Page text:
The Italian Institute of Culture in Montreal and the Department of Veterinary Sciences of the University of Turin are pleased to present the webinar series entitled “And Man met the horse“. The horse has followed the life of men and civilizations, since the dawn of time. Originally from the Eurasian steppe, at first it provided man with meat, milk and skins and only in the metal age did it become a protagonist among draft animals and prince for horse riding, marking memorable moments in military and sporting history. His part in literature and art has always been central, that of the noble animal, reflecting the interests and passions of peoples. The figurative arts have represented its beauty in every age: from the equine figures left by primitives on the walls of prehistoric caves to the horses of the admirable equestrian monuments of the Italian Renaissance.
The webinar series “And Man met the horse”, created with Prof. Domenico Bergero, Director of the Department of Veterinary Sciences of the University of Turin, develops in a program rich in scientific, cultural, historical- artistic, sports… and many other curiosities: all entrusted to the words and knowledge of Italian scientists and scholars.
Friday, October 30th 2020, 3pm (Montreal), 8pm (Rome)
The webinar, opened and animated by Francesco D’Arelli, Director of the Italian Institute of Culture in Montreal, and by Prof. Domenico Bergero, presents the following conferences:
Daniele Ormezzano, The evolutionary history of the horse
From a small, multi-toed forest animal to the known monodactyl and open space shape, its evolutionary history presents us with many forms. The most significant stages are retraced up to the horse in the strict sense.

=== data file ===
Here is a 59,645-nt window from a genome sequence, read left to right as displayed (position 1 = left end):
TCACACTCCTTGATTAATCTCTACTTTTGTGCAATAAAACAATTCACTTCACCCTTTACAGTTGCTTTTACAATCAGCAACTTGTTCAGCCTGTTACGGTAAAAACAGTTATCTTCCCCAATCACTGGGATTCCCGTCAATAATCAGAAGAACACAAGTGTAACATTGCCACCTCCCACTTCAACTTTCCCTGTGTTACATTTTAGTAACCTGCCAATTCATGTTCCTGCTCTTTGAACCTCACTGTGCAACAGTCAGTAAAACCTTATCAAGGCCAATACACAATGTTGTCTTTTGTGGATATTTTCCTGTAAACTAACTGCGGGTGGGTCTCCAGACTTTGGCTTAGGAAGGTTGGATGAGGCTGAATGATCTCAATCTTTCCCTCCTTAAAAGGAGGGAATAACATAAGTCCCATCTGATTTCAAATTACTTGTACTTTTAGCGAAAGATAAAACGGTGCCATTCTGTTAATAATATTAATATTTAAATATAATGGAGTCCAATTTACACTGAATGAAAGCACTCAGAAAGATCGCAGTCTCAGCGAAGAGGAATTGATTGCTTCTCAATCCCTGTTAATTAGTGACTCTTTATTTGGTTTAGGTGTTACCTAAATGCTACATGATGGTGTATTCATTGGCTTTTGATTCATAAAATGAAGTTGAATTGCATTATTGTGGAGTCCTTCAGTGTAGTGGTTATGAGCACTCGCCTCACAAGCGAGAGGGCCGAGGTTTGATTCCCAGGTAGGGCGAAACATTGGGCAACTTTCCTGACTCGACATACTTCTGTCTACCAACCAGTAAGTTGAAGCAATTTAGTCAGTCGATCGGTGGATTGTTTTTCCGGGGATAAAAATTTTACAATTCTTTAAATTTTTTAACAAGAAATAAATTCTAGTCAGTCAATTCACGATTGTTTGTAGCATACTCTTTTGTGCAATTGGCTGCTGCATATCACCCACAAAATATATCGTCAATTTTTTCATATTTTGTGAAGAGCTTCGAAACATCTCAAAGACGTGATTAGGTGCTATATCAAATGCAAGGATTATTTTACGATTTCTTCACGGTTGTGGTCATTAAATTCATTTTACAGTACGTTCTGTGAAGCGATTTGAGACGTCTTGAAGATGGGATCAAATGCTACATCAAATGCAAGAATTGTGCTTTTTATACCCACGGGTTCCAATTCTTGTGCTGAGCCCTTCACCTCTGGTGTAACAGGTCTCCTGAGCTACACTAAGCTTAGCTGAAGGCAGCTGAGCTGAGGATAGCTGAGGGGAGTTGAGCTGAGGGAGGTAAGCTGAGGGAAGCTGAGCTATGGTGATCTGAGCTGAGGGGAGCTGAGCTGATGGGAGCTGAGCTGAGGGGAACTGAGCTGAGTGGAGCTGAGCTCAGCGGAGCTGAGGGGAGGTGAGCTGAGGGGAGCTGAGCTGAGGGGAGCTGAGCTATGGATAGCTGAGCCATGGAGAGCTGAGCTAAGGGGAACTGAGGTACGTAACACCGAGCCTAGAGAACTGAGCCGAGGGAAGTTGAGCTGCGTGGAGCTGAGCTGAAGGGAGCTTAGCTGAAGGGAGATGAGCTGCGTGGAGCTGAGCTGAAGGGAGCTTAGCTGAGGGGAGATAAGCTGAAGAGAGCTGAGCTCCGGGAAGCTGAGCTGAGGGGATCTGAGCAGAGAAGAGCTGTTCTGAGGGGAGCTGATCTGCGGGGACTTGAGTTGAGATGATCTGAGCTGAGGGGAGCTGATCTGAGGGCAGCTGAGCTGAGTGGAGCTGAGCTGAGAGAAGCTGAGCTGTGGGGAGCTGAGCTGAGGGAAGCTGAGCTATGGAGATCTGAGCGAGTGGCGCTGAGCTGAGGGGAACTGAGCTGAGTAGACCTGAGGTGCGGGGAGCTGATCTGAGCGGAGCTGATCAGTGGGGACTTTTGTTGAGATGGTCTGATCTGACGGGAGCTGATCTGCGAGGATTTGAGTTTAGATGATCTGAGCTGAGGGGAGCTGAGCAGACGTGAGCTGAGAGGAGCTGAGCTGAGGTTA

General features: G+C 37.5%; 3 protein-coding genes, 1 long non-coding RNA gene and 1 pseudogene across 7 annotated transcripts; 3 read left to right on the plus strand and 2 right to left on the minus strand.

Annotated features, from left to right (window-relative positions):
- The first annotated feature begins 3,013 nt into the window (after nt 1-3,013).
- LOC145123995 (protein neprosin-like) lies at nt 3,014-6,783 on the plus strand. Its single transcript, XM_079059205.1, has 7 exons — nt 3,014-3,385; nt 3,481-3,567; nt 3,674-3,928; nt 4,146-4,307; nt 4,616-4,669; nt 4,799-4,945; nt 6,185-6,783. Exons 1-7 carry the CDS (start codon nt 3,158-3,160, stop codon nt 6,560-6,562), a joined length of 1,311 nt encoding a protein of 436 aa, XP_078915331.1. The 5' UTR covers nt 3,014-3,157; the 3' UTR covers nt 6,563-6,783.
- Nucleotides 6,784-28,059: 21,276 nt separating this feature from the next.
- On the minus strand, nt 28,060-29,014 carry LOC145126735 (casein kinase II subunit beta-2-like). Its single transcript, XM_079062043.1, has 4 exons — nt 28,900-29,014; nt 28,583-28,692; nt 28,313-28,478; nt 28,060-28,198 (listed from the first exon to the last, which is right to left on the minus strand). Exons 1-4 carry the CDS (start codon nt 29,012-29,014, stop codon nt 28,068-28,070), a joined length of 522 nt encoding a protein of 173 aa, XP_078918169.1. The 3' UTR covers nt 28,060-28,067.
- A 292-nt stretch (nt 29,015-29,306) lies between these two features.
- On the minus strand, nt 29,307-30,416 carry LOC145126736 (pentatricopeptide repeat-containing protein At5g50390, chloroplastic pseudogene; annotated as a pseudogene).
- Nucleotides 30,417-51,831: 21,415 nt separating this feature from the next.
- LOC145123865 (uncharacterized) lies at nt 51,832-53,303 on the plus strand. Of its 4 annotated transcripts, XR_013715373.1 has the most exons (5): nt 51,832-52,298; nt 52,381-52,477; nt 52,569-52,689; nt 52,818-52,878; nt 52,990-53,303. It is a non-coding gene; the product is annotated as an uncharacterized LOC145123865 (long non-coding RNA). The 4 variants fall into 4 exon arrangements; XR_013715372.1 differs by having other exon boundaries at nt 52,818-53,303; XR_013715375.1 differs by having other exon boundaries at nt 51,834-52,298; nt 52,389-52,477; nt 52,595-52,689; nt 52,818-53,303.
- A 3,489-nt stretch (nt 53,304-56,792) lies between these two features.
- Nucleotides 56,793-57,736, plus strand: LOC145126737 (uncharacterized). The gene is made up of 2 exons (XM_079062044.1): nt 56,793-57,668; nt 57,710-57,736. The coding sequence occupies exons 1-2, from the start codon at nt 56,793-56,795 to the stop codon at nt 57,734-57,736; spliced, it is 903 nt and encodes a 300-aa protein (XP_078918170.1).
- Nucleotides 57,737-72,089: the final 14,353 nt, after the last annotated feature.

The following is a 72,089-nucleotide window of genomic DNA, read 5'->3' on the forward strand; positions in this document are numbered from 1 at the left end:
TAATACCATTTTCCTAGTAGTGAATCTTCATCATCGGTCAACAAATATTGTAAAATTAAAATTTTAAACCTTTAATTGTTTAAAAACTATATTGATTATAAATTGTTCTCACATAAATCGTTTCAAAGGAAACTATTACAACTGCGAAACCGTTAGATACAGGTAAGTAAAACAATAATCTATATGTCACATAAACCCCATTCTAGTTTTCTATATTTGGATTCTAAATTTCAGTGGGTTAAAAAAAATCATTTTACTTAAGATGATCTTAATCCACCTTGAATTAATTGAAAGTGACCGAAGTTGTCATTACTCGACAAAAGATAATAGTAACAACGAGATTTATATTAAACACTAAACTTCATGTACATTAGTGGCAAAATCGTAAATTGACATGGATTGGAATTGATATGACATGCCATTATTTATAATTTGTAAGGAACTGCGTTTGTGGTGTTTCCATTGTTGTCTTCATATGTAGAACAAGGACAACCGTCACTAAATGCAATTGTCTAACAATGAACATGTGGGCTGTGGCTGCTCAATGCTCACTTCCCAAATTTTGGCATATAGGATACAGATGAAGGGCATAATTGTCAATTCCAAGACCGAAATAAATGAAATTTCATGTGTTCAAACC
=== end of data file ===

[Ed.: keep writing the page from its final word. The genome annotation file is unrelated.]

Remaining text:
Emanuela Valle, The world seen from the horse
Working and training horses involves knowing their natural instincts, not trying to change them, but understanding them. Our task is to understand what their needs are and how horses perceive their surroundings to feel safe, and thus become confident in humans. This is our responsibility, if we want to train and ride horses, respecting their well-being and thus having companions willing to collaborate even in tasks that may seem completely useless to them.
Domenico Bergero, Notes on the evolution of the relationship between man and horse
Since the horse and man met, their relationship has undergone an important and continuous evolution: first a source of meat, this animal subsequently became a source of milk and work, then a companion in war, a draft force, a sporting animal, a companion in free time. Even in the arts and science, the horse accompanies the entire history of man. Hence the evocative power of this animal which is not surprisingly often used in advertising.
Daniele Ormezzano, former Conservator of the Paleontological Collections at the Regional Museum of Natural Sciences in Turin, has been fond of horses since childhood and has dedicated studies and conferences to this animal. He is currently President of the Friends of the Historical Museum of the Cavalry of Pinerolo.
Domenico Bergero, former horse show rider, graduated with honors in Veterinary Medicine in Turin. Veterinary officer, hippiatra. Since 1990 lecturer at the University of Turin and Full Professor since 2009. Graduated from the European College of Veterinary and Comparative Nutrition. Since 2018 Director of the Department of Veterinary Sciences of the University of Turin. Author of about 200 scientific works (about 70 cited by ISI web of Sciences), concerning animal nutrition, management and work physiology of the sport horse.
Emanuela Valle, DVM, PhD, is an associate professor at the Department of Veterinary Sciences of the University of Turin and an EBVS® graduate (European Specialist in Veterinary and Comparative Nutrition). She is responsible for the nutritional consultancy service at the educational veterinary hospital, with particular reference to the feeding of equines. Educational activities are related to equine welfare, clinical equine nutrition and animal nutrition. She is the author of scientific publications and has participated in several conferences as a speaker. She is currently involved in projects related to the management of horse welfare and nutrition and to clinical equine nutrition. She is a horse lover: she owns donkeys and horses and rides regularly as an amateur.